Dan Hecht has posted comments on this change. ( 
http://gerrit.cloudera.org:8080/8707 )

Change subject: IMPALA-4835: Part 2: Allocate scan range buffers upfront

Patch Set 25:


File be/src/exec/hdfs-parquet-scanner.cc:

PS25, Line 1445: ;
<< "Already provided a buffer" was nice

File be/src/runtime/io/disk-io-mgr.h:

PS25, Line 84: GetNextRange: returns to the caller the next scan range it 
should process.
             : ///     This is based on disk load. This also begins reading the 
data in this scan
             : ///     range. This is blocking.
that could probably use updating? or maybe rephrase to talk about states or 
something rather than API calls.

PS25, Line 109: Memory usage in the IoMgr comes from queued read buffers.  If 
we queue the minimum
              : /// (i.e. 1), then the disks are idle while we are processing 
the buffer. If we don't
              : /// limit the queue, then it possible we end up queueing the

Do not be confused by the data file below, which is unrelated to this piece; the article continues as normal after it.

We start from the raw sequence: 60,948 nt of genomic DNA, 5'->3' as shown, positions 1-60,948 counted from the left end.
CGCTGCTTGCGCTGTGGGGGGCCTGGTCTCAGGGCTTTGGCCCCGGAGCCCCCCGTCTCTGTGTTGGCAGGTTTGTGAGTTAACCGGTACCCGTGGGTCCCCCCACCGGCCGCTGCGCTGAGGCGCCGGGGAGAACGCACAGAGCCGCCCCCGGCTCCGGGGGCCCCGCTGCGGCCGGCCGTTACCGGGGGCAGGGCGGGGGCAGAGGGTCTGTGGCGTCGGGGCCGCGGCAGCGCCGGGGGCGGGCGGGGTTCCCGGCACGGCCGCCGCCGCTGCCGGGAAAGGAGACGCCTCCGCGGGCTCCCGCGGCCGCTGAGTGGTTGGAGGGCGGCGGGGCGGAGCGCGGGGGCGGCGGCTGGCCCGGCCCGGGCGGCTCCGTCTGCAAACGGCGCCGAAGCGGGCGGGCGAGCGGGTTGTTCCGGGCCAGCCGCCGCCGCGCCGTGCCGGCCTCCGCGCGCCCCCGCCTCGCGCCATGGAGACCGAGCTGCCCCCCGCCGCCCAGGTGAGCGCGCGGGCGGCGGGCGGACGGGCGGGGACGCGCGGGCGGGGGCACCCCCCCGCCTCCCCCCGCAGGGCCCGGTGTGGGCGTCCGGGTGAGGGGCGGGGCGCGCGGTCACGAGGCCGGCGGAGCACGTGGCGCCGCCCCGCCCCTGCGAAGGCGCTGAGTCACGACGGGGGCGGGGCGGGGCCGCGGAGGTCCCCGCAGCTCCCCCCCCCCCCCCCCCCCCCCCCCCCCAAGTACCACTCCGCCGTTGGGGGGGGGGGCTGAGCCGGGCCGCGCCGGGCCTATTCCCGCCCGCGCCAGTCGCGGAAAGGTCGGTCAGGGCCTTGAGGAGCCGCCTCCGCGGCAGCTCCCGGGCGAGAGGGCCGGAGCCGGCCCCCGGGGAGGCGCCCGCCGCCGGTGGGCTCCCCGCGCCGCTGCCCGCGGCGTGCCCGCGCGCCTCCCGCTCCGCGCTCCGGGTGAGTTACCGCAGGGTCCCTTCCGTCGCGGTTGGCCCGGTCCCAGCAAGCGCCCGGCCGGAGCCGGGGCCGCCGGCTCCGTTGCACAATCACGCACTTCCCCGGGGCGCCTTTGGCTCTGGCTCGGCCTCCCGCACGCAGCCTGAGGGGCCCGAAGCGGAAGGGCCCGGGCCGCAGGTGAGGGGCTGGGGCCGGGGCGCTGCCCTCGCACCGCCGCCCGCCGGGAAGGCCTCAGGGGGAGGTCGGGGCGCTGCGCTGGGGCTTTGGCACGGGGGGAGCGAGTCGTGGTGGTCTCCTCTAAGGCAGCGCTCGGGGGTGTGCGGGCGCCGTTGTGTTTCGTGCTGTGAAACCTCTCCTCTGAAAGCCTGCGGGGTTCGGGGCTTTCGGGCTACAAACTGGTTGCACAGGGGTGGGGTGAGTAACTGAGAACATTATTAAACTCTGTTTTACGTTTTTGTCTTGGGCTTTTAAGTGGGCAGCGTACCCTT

entire data set (i.e. CPU
              : /// is slower than disks) and run out of memory.
this seems a bit outdated

PS25, Line 116: In that case each query will need fewer queued buffers and
              : /// therefore have less memory usage.
              : //
and that

PS25, Line 136: a client buffer provided by the caller
              : /// when constructing the scan range.
in that case, is it required that the single buffer can fit the entire range?

PS25, Line 147: buffers are owned
how does a buffer become owned by the caller? I guess that means when it's 
returned by GetNext() but not yet ReturnBuffer()?  How does the caller know how 
many buffers there are in play in order to satisfy this requirement?  or does 
it have to just conservatively assume that it should only "own" one buffer at a 

So it seems we effectively still have a client cooperation requirement in the 
new code (which I think is okay). It's just that instead of leading to a 
reservation violation, it would lead to a resource deadlock. I do agree the